UNITED NATIONS, Oct. 28 (Xinhua) -- United Nations Special Envoy for Syria Geir Pedersen said Tuesday that he is hoping a fourth round of Syrian constitutional talks will take place in November in Geneva, after the Syrian government and opposition negotiators failed to agree on the agenda.
The so-called Small Body of the Syrian Constitutional Committee was supposed to have reconvened this month, Pedersen told a video-teleconference meeting of the UN Security Council, during which he again called for greater efforts towards a ceasefire in the country.
However, while the government wanted the agenda to focus on national foundations and principles, the opposition, represented by the Syrian Negotiation Commission, preferred to keep attention on the preamble, constitutional principles, rights and freedom, and the structure of the proposed new constitution, according to Pedersen.
"As facilitator, I proposed over a month ago a bridging compromise," he said, adding recent days have seen "some valuable narrowing of differences" that could pave the way to consensus between the co-chairs on the agenda for the next two meetings.
"Of course, nothing is agreed until everything is agreed, but assuming full agreement is confirmed, the plan would be to reconvene on Nov. 23 in Geneva," he added.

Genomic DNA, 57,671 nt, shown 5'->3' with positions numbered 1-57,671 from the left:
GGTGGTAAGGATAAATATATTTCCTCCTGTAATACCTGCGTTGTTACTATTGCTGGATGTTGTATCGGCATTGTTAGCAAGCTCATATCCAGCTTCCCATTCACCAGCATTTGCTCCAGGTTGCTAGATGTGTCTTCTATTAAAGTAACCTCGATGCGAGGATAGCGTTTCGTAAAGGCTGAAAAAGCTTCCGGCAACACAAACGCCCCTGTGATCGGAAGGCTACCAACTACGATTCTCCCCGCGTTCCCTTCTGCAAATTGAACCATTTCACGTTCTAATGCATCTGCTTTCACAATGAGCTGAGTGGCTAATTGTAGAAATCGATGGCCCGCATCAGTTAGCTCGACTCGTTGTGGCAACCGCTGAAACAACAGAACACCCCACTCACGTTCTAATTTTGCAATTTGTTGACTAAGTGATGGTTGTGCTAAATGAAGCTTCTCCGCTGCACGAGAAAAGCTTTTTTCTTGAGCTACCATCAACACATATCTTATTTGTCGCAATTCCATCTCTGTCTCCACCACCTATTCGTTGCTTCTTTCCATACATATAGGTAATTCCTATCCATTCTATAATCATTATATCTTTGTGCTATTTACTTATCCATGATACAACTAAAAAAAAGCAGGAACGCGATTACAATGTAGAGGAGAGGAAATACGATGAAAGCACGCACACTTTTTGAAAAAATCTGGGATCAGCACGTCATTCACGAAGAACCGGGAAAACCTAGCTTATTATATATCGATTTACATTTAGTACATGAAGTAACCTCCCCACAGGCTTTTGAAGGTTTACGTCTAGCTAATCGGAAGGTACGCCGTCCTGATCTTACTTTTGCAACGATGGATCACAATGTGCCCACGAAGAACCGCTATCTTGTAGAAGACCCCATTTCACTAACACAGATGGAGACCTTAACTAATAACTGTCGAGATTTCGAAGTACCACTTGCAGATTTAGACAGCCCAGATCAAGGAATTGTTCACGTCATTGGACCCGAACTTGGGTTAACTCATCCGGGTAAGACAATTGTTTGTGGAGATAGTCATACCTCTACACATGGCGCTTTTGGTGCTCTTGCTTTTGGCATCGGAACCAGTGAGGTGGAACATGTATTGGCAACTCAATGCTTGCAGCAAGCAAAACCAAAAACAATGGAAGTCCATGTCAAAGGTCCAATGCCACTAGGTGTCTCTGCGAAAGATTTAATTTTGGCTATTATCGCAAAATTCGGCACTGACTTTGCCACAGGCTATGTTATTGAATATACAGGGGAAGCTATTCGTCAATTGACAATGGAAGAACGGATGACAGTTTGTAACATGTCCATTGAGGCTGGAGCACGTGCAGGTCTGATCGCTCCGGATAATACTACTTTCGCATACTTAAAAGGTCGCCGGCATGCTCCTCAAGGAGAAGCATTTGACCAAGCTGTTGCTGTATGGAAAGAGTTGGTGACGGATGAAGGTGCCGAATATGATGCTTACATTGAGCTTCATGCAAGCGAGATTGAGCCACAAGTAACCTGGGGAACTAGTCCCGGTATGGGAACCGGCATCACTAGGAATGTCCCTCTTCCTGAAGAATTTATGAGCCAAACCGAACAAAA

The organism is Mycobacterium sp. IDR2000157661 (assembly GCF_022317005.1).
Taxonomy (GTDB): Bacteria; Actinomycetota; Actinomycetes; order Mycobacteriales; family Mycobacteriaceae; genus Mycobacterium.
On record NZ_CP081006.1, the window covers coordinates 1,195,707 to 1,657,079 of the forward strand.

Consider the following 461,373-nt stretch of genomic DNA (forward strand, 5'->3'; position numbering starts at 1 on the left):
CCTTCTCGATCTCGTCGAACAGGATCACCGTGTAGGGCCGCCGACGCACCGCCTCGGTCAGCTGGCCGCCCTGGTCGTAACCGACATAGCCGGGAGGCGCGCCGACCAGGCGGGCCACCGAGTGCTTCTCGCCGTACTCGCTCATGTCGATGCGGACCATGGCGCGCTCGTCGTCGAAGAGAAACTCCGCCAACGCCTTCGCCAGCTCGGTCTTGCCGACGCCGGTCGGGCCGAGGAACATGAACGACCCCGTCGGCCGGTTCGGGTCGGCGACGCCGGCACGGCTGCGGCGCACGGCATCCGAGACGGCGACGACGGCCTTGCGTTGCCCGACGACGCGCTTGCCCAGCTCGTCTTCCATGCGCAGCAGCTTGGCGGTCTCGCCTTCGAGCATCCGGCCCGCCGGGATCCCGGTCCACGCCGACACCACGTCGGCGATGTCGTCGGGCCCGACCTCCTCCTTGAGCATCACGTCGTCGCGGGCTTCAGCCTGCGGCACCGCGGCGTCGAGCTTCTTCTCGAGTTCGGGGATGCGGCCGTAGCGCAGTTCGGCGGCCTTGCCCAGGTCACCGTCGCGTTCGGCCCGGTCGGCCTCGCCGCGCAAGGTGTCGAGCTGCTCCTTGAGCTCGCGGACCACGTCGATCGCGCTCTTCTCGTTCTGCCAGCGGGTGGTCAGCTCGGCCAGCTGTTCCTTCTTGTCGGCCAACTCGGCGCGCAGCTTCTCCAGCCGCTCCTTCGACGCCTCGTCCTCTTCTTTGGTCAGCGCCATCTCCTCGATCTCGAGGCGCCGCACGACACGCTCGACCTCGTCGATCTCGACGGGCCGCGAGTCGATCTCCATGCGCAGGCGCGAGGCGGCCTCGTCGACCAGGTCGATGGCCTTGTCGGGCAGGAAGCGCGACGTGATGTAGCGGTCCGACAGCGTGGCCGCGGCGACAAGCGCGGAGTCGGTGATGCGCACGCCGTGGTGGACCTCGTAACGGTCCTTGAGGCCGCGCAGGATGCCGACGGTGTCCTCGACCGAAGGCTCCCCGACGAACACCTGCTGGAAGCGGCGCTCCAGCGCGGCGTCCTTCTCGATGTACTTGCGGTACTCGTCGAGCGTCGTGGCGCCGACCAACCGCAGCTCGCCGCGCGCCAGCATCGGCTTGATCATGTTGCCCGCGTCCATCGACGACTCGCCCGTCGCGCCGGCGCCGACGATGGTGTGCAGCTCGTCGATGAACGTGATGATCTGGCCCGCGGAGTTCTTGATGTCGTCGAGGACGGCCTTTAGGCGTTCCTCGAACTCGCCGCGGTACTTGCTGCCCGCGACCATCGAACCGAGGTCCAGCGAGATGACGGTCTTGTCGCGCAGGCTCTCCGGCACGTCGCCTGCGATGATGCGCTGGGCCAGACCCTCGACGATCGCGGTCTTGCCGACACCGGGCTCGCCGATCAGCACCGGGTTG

The envoy stressed that progress in the Syrian Constitutional Committee, which last met in August after a nine-month hiatus, could open the door to deeper and wider progress if participants work continuously, and if their efforts are matched by confidence-building steps by Syrian parties and international players.
Without a political deal to implement Security Council Resolution 2254 (2015), which calls for a ceasefire and political settlement to the Syrian conflict, "dangers will only accrue," he noted.
Although frontlines have not shifted in eight months and the number of civilian fatalities has been reportedly at lowest levels since 2011, violence continues across Syria, including a targeted airstrike Monday in north-west Syria followed by retaliatory shelling on Tuesday, with both incidents having reportedly caused casualties, he said.
Meanwhile, tensions persist among the five foreign militaries active in Syria, while Security Council-listed terrorist groups, including Islamic State in Iraq and the Levant (ISIL/Da'esh), remain a significant danger, the envoy added.
"Despite these incidents, frontlines are not changing and it ought to be possible to work towards a nationwide ceasefire while ensuring that significant continuing dangers posed by proscribed terrorist groups are addressed cooperatively and effectively, and in line with international humanitarian law," he said.
The 150-member Syrian Constitutional Committee, officially launched in Geneva in 2019, is a key part of the UN's effort for a Syrian-owned and Syrian-led end to a devastating conflict that has seen over 5 million Syrians flee the country, 6 million internally displaced and 13 million in need of humanitarian assistance.
It is made up of equal number of delegates from the Syrian government, opposition and civil society, with its 45-member Small Body tasked with undertaking key preparatory work.